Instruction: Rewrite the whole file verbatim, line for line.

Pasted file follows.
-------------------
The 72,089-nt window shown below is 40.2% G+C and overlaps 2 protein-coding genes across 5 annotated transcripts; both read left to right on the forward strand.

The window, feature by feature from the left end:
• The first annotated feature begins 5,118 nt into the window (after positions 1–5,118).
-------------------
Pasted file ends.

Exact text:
The 72,089-nt window shown below is 40.2% G+C and overlaps 2 protein-coding genes across 5 annotated transcripts; both read left to right on the forward strand.

The window, feature by feature from the left end:
• The first annotated feature begins 5,118 nt into the window (after positions 1–5,118).